Looks like it might be an anacrusis to the chorus that is also part of the verse. There may be no term for it at all, but if there is its probably poetry related.


1

It's kind of like an elision where the end of one phrase is the beginning of the next phrase. The verb is elide. In music elision is specifically about the notes overlapping in phrases. But, there is a general meaning for elision as some kind of overlapping or omission. This may not be the correct usage for elision, but it's the word that came immediately ...


1

The vernacular term is Note. Regardless of technical nuances, all musicians know what "note" means in the context you are referring to. IMO nothing more is necessary. Another term, not particularly technical, that you'll find in the introduction to every theory book, is Musical Alphabet, when referring to the group at large. However Musical Alphabet ...


1

I always thought of them as synonyms, but googling around found that some people see them as different, with the distinctions changing depending on who you ask. Is there a formal distinction between them? If so, what's the difference? Well, people are applying the term "arpeggio" in different ways and that gives food for different thoughts on the ...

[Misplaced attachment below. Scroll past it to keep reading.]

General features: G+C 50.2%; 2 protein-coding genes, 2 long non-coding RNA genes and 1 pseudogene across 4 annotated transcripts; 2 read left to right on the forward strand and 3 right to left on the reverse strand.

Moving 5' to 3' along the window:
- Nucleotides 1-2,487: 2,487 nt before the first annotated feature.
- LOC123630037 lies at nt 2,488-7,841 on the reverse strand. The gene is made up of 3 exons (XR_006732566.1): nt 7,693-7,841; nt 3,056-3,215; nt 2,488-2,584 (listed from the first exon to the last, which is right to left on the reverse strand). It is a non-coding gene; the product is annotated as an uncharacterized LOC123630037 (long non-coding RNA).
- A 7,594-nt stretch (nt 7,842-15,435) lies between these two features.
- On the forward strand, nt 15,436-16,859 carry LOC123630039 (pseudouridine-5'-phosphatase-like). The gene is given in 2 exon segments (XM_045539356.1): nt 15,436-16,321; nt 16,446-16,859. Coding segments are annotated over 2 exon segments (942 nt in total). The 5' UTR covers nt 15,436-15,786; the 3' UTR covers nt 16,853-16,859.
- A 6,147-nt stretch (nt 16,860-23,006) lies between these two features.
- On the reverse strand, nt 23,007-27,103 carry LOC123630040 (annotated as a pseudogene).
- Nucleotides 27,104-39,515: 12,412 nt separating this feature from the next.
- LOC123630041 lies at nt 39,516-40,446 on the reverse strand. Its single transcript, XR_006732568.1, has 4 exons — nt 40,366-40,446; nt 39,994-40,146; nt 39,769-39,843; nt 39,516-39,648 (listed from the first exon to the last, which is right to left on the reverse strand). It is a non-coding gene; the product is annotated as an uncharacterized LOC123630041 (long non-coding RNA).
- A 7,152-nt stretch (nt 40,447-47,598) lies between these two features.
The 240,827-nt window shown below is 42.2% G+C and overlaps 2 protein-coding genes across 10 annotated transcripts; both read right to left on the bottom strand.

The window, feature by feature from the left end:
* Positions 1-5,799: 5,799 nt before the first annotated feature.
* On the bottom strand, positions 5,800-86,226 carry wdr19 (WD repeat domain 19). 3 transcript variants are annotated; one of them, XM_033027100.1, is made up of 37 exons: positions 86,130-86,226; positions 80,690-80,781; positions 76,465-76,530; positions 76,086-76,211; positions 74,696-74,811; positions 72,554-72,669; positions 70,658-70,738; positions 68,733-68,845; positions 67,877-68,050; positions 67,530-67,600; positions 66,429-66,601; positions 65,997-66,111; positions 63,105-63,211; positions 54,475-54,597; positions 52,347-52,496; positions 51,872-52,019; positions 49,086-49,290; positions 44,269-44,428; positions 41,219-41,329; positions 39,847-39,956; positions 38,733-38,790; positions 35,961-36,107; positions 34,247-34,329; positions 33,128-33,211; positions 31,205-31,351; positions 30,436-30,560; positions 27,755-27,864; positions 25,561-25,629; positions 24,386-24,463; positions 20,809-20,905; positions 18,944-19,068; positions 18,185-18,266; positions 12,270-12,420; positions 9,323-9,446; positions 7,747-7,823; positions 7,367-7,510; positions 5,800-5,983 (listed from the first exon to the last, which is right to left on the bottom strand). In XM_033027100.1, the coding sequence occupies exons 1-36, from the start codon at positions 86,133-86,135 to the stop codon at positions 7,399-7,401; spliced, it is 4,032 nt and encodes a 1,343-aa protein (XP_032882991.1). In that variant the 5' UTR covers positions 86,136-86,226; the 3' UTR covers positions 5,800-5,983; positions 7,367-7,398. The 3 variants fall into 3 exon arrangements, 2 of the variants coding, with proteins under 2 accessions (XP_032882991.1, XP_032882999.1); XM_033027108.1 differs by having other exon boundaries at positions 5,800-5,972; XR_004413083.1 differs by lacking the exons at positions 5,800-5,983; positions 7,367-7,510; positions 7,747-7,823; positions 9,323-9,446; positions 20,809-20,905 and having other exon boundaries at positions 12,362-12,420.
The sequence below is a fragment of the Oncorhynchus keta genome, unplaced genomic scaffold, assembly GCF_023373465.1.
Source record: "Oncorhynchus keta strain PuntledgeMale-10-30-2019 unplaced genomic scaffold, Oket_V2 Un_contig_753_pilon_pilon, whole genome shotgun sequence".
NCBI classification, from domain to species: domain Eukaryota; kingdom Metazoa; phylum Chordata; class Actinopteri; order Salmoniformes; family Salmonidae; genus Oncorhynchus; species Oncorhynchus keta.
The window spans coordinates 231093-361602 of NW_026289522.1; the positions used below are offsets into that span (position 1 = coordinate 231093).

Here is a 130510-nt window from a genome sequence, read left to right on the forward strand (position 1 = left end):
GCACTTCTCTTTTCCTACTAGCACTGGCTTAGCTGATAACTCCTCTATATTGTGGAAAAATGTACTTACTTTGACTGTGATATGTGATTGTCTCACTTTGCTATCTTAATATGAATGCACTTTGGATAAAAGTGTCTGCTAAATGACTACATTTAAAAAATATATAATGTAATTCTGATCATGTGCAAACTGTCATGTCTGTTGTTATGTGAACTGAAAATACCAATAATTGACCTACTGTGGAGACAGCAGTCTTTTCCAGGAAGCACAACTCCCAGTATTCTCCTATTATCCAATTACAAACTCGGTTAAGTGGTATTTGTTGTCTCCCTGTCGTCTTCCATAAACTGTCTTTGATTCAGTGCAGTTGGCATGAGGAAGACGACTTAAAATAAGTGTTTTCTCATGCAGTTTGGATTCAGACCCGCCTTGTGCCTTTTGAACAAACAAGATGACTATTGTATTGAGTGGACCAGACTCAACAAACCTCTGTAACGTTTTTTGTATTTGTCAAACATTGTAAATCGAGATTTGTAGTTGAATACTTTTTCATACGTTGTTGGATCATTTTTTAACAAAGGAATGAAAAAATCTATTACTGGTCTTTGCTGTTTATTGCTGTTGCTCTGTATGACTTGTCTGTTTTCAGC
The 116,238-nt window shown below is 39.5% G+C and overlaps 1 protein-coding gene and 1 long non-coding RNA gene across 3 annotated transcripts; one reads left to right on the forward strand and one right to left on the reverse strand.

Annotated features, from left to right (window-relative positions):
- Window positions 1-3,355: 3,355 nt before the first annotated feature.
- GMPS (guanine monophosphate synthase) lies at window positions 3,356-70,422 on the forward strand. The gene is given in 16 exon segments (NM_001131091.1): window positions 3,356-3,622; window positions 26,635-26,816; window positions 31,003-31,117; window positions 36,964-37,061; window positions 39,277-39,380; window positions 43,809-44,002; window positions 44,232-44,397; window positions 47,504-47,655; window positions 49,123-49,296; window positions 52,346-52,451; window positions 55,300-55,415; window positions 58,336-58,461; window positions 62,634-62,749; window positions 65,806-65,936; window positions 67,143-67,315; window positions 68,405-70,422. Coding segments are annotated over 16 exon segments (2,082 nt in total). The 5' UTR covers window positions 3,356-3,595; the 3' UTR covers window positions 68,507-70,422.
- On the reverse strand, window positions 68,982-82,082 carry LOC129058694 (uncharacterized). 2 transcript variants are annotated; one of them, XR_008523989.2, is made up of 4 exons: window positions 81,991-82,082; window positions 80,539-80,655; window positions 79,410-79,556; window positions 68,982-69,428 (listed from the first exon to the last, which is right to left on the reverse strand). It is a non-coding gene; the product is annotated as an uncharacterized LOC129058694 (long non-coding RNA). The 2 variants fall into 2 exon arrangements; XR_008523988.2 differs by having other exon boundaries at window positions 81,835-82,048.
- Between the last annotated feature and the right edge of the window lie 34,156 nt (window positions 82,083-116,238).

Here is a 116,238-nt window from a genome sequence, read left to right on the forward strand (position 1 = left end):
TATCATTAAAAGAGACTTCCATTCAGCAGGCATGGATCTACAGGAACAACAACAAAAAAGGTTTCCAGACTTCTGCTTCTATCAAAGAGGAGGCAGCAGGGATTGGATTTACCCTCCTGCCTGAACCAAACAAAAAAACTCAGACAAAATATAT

1

My first time here, hope I am ok in posting this. Is there a specific name for the kind of broken arpeggio formed when the tones in a chord are played in a regularly alternating pattern, such as an ascending 1538 etc ? This is what is produced by what flat pickers call “crosspicking”. I am also a little puzzled about all the fuss made about whether the ...


Only top voted, non community-wiki answers of a minimum length are eligible